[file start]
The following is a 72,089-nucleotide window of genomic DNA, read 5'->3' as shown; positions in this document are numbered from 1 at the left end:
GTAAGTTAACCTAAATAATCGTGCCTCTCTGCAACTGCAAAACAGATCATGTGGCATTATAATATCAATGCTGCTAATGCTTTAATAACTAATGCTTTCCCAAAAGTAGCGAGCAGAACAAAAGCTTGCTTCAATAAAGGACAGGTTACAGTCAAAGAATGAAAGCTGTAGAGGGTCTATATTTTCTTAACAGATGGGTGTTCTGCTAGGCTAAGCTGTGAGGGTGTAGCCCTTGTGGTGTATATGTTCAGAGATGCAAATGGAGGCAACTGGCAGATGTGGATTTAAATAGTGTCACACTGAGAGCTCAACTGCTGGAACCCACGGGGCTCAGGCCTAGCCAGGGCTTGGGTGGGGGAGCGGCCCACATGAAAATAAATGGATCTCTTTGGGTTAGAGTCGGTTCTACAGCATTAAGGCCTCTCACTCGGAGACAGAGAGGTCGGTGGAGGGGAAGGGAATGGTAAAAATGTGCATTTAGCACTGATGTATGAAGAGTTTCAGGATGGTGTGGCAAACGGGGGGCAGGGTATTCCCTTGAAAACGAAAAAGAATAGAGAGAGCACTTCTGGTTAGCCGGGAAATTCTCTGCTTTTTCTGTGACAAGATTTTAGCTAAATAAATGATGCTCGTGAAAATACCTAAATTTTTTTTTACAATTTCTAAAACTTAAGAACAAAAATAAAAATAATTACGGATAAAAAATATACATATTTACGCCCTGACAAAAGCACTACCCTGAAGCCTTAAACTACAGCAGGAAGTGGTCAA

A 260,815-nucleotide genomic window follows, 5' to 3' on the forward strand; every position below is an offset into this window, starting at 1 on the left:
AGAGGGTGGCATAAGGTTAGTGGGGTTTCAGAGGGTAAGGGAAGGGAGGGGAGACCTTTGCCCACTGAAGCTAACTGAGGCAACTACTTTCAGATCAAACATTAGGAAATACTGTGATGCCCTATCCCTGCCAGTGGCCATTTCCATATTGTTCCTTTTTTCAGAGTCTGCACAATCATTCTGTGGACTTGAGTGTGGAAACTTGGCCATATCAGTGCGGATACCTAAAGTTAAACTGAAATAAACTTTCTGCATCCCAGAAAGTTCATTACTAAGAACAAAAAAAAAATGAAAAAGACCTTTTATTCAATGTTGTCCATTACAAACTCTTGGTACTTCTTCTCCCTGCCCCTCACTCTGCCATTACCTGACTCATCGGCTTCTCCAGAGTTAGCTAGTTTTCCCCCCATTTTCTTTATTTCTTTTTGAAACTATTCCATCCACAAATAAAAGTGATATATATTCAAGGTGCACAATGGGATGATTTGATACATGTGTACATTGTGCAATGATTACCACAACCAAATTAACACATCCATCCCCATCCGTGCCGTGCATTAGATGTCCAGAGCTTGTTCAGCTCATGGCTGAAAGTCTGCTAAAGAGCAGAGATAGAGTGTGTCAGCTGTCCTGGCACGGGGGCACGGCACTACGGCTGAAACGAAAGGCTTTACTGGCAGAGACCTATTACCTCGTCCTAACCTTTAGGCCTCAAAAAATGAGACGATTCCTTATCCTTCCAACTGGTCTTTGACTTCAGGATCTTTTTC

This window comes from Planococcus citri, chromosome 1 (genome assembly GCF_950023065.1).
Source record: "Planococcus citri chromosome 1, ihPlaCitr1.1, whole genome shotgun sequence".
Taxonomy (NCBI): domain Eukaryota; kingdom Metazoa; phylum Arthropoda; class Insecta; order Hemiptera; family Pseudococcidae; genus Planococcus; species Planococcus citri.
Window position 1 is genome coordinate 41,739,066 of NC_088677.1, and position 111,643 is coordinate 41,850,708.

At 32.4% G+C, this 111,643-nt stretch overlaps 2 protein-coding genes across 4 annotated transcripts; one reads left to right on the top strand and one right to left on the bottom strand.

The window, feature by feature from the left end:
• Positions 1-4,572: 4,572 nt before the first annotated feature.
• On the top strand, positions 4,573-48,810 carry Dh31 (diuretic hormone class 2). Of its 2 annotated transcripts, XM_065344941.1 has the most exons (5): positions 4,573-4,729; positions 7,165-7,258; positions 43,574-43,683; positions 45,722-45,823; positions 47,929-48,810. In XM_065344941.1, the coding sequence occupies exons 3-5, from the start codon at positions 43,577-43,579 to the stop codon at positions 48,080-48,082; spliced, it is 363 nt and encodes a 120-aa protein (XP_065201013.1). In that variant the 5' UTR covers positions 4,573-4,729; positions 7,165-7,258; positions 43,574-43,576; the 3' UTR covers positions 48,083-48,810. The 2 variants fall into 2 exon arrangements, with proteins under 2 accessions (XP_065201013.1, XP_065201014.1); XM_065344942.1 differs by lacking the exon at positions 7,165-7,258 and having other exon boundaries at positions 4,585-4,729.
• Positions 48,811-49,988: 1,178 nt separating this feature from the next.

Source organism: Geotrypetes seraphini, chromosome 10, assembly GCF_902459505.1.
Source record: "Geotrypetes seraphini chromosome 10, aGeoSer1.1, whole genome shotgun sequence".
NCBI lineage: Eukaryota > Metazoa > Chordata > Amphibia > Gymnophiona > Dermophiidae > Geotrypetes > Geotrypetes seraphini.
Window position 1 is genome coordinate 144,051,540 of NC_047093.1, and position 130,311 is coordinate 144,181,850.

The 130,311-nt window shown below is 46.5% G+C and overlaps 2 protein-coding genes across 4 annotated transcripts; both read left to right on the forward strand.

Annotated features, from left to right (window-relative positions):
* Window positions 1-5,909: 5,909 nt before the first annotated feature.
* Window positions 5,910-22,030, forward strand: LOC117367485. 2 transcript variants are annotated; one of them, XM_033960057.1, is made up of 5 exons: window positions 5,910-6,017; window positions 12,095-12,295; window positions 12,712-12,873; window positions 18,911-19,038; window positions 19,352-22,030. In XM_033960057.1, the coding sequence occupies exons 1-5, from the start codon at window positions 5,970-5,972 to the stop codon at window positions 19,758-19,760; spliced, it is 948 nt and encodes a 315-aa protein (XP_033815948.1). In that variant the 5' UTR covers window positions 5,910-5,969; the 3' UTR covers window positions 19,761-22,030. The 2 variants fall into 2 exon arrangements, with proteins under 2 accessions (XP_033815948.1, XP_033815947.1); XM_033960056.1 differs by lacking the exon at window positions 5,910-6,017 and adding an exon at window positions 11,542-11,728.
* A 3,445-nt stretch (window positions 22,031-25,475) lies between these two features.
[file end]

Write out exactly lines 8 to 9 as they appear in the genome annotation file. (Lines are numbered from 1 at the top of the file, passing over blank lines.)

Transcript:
Window position 1 is genome coordinate 41,739,066 of NC_088677.1, and position 111,643 is coordinate 41,850,708.

At 32.4% G+C, this 111,643-nt stretch overlaps 2 protein-coding genes across 4 annotated transcripts; one reads left to right on the top strand and one right to left on the bottom strand.